Saturday, December 01, 2007

Presidential Candidates on Homeschooling

First and foremost, this is not a federal issue. I took issue with Rudy Giuliani earlier this year because he dwelt on educational solutions which he supported as mayor but which are not proper distribution of powers if carried on at the federal level. In this, I have to agree somewhat in principle with my liberal/libertarian counterparts in the homeschooling movement who bristle at any federal mention of home education for good or for ill. It's not the federal government's business. (I use italics, somewhat, because I also agree somewhat with HSLDA's position, that if the federal government is going to involve itself in this issue, at least let's make sure they are not undermining or denegrating homeschoolers in the process.)

However, a candidate's statements relating to homeschooling can indicate their commitment to federalism, individual liberty, and parental rights issues. It also shows who they're listening to, and whose support they are actively pursuing. In this case, even if the best thing they can do for homeschoolers is leave them alone, it is worth asking what their administration's position would be.

Fred Thompson includes homeschooling in his white paper on education. He says he intends to "Give parents the ability to choose the best setting situation to meet the needs of their children--whether in a public, private, religious, home or charter school setting." He supports vouchers and tax credits as a means to give parents that ability. While he doesn't say so explicitly, it might be assumed these programs would include homeschoolers. In another place (s.v. "Education") he supports "empowering parents by promoting voucher programs, charter schools, and other innovations that enhance education excellence through competition and choice". Would this include virtual school programs? Probably, though not mentioned here.

Overall, his statements on education call for reducing the federal government's involvement in education while promoting parental choice, local control of schools, and increased accountability for any funding decisions -- both in awarding funding, and in the results obtained from it.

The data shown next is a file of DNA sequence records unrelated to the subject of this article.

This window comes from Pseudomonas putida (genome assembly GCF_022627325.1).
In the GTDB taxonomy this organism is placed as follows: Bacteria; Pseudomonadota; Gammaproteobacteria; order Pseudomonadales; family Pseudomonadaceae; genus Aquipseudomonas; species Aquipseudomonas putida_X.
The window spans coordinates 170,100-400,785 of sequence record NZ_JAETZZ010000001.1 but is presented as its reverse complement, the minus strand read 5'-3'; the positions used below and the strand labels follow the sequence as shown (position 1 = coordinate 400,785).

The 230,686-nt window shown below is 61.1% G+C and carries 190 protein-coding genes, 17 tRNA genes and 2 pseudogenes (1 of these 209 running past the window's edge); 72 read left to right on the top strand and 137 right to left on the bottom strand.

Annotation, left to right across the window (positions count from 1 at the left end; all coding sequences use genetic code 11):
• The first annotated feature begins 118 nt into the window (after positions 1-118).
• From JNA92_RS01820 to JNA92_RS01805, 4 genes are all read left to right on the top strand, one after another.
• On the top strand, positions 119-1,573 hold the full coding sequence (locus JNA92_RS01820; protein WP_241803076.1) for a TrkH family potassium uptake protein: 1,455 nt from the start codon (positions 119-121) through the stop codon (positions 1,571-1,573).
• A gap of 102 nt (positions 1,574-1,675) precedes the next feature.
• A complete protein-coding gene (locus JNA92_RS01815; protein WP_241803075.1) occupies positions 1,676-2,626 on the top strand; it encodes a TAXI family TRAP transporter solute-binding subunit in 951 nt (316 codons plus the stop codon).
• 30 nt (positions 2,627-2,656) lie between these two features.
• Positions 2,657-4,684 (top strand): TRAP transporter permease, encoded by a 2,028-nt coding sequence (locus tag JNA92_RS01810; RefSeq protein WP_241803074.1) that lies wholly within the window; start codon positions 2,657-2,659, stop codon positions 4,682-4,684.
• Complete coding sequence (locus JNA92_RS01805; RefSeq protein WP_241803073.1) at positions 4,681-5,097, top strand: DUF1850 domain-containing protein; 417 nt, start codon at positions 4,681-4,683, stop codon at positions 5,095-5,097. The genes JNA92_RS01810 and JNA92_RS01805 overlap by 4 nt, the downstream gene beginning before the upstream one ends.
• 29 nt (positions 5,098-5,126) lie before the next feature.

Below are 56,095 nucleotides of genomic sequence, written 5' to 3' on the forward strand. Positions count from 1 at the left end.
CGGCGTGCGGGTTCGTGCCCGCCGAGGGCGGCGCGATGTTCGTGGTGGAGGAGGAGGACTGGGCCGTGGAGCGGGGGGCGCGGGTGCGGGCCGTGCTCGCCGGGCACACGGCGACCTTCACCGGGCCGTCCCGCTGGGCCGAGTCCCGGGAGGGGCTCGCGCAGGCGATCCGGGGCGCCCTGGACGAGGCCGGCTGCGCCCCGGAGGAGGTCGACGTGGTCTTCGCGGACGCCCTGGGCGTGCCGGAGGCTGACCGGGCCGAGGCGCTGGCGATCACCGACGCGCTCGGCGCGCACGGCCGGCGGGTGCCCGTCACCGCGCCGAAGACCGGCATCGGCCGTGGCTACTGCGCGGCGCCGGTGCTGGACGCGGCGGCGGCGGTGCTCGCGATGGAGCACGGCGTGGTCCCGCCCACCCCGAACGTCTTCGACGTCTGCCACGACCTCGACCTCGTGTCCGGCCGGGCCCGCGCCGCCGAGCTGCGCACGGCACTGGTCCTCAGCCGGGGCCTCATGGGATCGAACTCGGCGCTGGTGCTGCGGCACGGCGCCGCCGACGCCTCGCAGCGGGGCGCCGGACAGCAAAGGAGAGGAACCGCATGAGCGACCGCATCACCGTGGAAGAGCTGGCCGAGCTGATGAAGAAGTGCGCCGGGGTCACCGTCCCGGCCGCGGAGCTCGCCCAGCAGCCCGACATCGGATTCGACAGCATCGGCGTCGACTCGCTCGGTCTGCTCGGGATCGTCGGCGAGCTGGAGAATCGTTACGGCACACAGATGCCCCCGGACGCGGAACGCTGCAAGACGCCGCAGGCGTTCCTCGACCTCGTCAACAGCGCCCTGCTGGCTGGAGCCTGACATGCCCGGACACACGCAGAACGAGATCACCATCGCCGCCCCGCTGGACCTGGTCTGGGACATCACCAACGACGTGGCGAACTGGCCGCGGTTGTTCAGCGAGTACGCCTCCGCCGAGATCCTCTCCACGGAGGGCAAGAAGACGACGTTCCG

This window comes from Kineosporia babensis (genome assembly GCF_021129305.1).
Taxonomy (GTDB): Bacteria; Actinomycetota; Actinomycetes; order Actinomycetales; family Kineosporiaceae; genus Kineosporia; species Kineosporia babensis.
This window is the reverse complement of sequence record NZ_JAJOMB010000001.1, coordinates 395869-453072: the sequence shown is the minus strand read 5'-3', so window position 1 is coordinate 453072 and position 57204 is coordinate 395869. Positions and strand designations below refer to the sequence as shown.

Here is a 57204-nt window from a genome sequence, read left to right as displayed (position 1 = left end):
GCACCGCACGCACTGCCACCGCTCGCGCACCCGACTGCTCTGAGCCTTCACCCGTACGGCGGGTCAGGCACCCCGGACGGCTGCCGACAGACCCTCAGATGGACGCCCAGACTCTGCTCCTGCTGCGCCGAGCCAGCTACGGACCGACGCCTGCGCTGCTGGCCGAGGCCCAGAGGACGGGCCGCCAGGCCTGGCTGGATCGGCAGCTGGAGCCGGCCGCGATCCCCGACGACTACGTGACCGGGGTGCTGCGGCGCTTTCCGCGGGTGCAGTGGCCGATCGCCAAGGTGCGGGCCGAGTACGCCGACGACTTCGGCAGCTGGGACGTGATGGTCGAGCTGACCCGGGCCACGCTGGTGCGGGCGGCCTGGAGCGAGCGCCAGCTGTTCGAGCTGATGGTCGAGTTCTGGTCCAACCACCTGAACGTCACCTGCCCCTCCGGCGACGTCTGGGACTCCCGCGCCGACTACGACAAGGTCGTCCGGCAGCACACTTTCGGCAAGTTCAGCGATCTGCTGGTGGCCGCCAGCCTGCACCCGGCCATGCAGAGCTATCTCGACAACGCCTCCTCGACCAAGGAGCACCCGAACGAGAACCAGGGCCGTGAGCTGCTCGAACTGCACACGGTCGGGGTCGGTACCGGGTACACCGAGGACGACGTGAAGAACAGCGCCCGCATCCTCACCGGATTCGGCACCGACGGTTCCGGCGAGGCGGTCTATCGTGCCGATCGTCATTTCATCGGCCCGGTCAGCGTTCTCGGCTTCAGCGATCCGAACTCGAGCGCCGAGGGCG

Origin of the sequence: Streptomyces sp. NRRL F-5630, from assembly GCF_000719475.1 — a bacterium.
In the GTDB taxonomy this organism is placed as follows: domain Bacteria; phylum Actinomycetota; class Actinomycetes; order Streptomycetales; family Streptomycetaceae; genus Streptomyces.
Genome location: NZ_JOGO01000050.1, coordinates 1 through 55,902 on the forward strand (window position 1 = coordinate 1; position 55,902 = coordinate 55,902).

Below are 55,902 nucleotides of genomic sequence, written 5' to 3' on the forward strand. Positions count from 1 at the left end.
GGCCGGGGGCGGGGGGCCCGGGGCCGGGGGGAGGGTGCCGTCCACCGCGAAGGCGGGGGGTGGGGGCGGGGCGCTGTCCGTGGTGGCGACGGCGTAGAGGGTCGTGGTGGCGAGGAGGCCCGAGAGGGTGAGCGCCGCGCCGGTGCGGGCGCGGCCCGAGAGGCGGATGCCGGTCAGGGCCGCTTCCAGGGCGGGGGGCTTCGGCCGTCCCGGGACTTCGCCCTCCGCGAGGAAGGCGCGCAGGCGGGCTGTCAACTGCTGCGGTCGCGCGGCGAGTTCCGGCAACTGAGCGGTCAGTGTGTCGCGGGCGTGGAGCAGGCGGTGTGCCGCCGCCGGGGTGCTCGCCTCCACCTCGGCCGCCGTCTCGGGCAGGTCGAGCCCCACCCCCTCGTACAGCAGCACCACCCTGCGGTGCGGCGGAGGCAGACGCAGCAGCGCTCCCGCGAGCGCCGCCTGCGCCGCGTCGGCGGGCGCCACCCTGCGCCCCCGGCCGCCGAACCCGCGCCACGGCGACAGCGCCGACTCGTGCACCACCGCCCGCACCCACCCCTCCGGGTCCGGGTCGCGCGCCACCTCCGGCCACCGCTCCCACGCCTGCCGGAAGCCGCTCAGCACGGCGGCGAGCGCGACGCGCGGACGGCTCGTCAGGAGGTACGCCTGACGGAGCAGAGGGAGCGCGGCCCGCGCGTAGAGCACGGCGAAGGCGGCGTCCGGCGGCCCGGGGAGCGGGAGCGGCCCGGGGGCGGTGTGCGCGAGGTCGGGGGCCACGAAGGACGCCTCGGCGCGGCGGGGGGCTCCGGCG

Mike Huckabee is the only Republican candidate who spoke to the National Education Association convention this year and told them his children attended public schools from grades 1 to 12. That said, Huckabee picked up the enthusiastic endorsement of Home School Legal Defense Association's PAC early in the campaign; HSLDA's founder and chairman Michael Farris has actively campaigned for Huckabee in Iowa and is a founding member of his Faith and Family Values Coalition.

Huckabee says on his website "I have been a strong, consistent supporter of the rights of parents to home school their children, of creating more charter schools, and of public school choice. ... As Governor, I fought hard for more charter schools, with their strong parental involvement and their unique ability to serve as laboratories for education reform, and for the rights of parents to home school their children."

Arkansas' homeschool law (HSLDA summary here) is similar to North Carolina's in some respects. Parents file a notice of intent, not an application for permission; while testing is required, there are no rules about minimum acceptable scores. Record keeping is actually less in Arkansas, since there is not a requirement to keep attendance nor a records inspection clause. On the other hand, standardized testing must utilize the state's achievement tests (provided at no cost), and the NOI requires not only children's names but also the curriculum planned and parents' qualifications to teach ("for statistical purposes only"). The NOI is submitted to local public school officials, who may choose to waive certain requirements and deadlines.

There was a sharp reaction in some circles to HSLDA's early endorsement, such as several postings on a grassroots blog promoting Duncan Hunter, suggesting that Huckabee's interest in homeschooling is purely political. Well, maybe that's no surprise, if true.